Several stages are required to build an executable program; Microsoft Visual Studio .NET helps by automating them. To examine and understand these stages, however, let’s look at them briefly. You’ll see these stages again later in the chapter when we build our first program.
Before you can create a program, you must write something! Visual Studio .NET provides an integrated C++ editor, complete with color syntax highlighting and Microsoft IntelliSense to show function parameter information and word completion.
The C++ compiler is the tool for converting textual source files into machine code object files that have an .obj file extension. (Object in this sense is not to be confused with object-oriented.) The compiler is invoked inside the Visual Studio .NET environment, and any errors or warnings are displayed in the environment.
However, the object files produced are not executable files. They are incomplete, lacking references to any functions not contained with the source files for the particular compilation.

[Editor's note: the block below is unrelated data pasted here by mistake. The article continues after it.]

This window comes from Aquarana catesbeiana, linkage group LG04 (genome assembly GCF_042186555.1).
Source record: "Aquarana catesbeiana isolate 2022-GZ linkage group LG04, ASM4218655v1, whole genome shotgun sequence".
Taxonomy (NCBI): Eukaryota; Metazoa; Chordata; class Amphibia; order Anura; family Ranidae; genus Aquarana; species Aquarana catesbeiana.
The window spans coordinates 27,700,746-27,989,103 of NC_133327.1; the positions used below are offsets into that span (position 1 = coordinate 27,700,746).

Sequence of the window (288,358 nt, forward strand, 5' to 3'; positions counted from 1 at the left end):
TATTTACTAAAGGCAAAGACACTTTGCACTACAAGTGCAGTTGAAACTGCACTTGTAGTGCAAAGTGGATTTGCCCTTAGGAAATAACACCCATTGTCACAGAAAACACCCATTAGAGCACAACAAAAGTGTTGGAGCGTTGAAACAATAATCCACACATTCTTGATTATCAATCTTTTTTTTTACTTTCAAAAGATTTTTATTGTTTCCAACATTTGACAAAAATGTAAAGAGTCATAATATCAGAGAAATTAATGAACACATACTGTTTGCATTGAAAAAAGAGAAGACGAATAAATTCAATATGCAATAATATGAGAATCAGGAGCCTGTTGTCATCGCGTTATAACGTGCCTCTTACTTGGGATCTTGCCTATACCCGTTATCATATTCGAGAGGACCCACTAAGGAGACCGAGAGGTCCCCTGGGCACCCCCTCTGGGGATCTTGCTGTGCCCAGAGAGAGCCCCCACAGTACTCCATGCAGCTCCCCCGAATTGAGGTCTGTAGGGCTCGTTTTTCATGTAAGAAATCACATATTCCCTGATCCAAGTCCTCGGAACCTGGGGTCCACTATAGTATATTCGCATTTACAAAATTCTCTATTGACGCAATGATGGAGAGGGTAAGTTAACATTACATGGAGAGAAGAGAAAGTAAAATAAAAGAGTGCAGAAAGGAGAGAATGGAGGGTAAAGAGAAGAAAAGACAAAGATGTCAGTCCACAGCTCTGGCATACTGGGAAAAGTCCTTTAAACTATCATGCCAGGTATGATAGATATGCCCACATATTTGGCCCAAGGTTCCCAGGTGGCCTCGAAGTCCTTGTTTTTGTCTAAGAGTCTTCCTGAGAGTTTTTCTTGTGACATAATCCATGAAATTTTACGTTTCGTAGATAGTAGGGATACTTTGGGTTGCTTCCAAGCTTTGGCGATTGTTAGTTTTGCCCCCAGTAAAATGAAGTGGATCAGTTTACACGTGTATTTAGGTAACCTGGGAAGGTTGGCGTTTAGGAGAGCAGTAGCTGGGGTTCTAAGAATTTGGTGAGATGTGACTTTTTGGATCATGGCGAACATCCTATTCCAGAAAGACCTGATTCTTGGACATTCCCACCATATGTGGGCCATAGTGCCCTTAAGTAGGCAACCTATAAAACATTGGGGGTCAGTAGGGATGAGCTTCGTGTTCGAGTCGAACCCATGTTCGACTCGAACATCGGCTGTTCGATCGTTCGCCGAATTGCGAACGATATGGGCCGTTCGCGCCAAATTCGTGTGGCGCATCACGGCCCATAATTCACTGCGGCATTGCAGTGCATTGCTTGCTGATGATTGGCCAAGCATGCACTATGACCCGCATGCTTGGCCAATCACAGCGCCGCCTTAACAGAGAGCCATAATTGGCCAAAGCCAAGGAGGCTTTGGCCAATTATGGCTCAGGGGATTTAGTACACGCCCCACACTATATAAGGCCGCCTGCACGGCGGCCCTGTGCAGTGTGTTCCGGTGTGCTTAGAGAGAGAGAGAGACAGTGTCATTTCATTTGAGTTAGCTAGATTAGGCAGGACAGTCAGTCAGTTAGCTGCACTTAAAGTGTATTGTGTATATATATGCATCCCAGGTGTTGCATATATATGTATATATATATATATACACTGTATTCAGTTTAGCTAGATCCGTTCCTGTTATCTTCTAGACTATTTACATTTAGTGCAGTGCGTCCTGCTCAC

The final step in producing an executable file is to link together all object files that make up a particular project. This linking includes not only object files produced from your own source code, but also object files from system libraries such as the C++ standard library or the Microsoft Foundation Class (MFC) library.
Link errors tend to be less helpful than compile errors. Compile errors will give the file name and the line number of the error; the linker will give only the name of the object file, so a bit of detective work is often required.
System and class libraries often have many .obj files associated with them. Handling all of a library’s object files in a project would soon become onerous, so .obj files are frequently combined into .lib library files for convenience.
Although linking might be the final step in creating an executable file, it’s not the last step in development. You still need to run and test the program.
For many development environments, running and testing is often the most difficult part of the program development cycle. However, Visual Studio .NET has yet another ace up its sleeve—the integrated debugger. The debugger has a rich set of features to allow easy run-time debugging, such as setting breakpoints and variable watches.